A quick look at the luscious leafy greens sprouting from a series of pipes doesn’t quite tell the whole story.
“It’s a lot of trial and error,” Bethel Park sixth-grader Sydney Kellander said. “It took us many tries before we got a batch of seedlings that was ready to grow in the lab. A lot of the batches didn’t do so well and didn’t grow.”
The lab in this case is a locker that’s equipped as a hydroponic garden, tended to by Sydney and several of her Neil Armstrong Middle School classmates as they’ve learned how to make plants thrive in something besides soil.
“We found a good recipe, and now all of our work has finally paid off,” she said.
Speaking of recipes, the students hosted an early May luncheon featuring what they’d grown, with salads topped by healthy oil-and-vinegar dressing and chickpeas that were roasted by teacher Dave Espinar, whose room is where the hydroponic garden is located.
He explained one of the main purposes for its establishment.
“In the research we did, we found that students on average don’t consume vegetables or fruits daily, not even one time throughout their day,” he said. “So it’s really to make vegetables more accessible and to try new recipes.”
Joining Sydney in maintaining the garden, including the crucial task of monitoring pH levels, are fellow sixth-graders Magnolia Cavagnaro, Sydney Glover, Elliott Knibloe and Ellis Stearman.
“Our purpose was to learn a new skill to garden. We also want to add it to the school lunch, for some homegrown vegetables. It kind of transformed from that,” Magnolia said. “And we also in the future may sell these at a farmers’ market.”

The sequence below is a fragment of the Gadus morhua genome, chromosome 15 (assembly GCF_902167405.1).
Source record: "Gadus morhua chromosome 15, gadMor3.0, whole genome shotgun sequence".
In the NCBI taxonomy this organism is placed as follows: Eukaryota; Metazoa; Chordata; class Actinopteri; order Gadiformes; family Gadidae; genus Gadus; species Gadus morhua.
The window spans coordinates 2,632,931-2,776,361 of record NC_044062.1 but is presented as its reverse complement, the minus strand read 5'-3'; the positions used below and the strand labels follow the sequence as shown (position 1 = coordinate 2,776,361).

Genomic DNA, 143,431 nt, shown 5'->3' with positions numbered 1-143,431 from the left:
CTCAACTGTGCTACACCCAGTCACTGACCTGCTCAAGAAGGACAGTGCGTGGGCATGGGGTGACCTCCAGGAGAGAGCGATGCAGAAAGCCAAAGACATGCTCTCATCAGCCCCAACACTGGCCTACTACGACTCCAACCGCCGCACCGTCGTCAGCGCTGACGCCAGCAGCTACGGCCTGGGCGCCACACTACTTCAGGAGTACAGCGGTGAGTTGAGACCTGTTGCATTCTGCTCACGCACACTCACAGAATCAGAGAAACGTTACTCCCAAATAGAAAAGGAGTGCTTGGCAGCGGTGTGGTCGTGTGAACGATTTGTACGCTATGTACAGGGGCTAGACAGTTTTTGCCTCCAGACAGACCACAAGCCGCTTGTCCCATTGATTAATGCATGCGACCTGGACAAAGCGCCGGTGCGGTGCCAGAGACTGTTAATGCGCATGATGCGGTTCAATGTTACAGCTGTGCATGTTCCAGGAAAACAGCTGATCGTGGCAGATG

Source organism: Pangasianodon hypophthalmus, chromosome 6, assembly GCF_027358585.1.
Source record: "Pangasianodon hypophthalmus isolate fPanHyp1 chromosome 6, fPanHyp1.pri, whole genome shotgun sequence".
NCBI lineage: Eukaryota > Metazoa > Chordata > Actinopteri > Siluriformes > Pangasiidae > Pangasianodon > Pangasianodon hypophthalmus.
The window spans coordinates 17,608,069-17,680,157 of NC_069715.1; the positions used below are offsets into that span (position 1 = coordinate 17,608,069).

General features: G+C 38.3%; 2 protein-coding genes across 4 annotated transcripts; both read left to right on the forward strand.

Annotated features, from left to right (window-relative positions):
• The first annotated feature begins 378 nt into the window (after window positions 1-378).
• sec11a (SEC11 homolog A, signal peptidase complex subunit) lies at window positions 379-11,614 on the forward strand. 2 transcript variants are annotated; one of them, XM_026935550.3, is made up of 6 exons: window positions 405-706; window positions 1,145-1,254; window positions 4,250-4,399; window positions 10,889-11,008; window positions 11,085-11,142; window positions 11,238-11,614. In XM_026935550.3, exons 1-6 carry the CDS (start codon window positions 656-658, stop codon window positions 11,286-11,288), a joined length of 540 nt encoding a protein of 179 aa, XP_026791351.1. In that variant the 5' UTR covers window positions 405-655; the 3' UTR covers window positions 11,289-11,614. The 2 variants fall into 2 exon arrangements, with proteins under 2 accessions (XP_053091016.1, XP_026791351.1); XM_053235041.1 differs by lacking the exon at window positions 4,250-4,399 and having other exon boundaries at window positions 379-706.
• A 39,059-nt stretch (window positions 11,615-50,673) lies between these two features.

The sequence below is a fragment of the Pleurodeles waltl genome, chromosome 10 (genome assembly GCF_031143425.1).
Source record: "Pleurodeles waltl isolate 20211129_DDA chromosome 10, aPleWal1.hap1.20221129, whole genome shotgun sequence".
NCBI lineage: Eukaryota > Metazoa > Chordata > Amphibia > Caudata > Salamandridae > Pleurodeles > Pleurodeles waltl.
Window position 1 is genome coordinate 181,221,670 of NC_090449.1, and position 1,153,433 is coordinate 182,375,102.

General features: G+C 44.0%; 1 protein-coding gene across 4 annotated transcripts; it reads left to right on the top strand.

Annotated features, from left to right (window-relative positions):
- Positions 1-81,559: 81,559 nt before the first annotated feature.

Regarding the potential for school lunches, the garden received a $500 donation from Metz Culinary Management, which provides food and nutritional services for Bethel Park School District. Joe Consolmagno, a Metz general manager who also represents Ward 1 on Bethel Park Council, attended the students’ luncheon as a project advocate.
Another council member, John Oakes of Ward 3, helped construct the hydroponic system, and Espinar’s position as representing the 7th ward further strengthens municipal support for the project.
Espinar has applied for $3,000 through the Whole Kids Foundation’s Garden Grant program, with beneficiaries scheduled to be announced Aug. 1.
“If we are selected as a grant recipient, we will use those funds to purchase tower gardens, which are vertical hydroponic systems that will allow tomatoes and cucumbers to grow,” he said.
The current horizontally oriented system, in which a pump circulates water through two levels of pipes, employs a wool insulation product in lieu of soil. The growing process starts with seeds planted in small containers, and when they sprout into suitably sized seedlings, they’re transferred.
Along with horticulture, the students are learning about other subjects, including the economics of proper housing for a hydroponic garden.
“These lockers, we can purchase for about $1,500,” Espinar said about the retail variety. “But if we make it on our own, we are at around $400.”
Harry Funk is a Tribune-Review news editor. You can contact Harry at [email protected]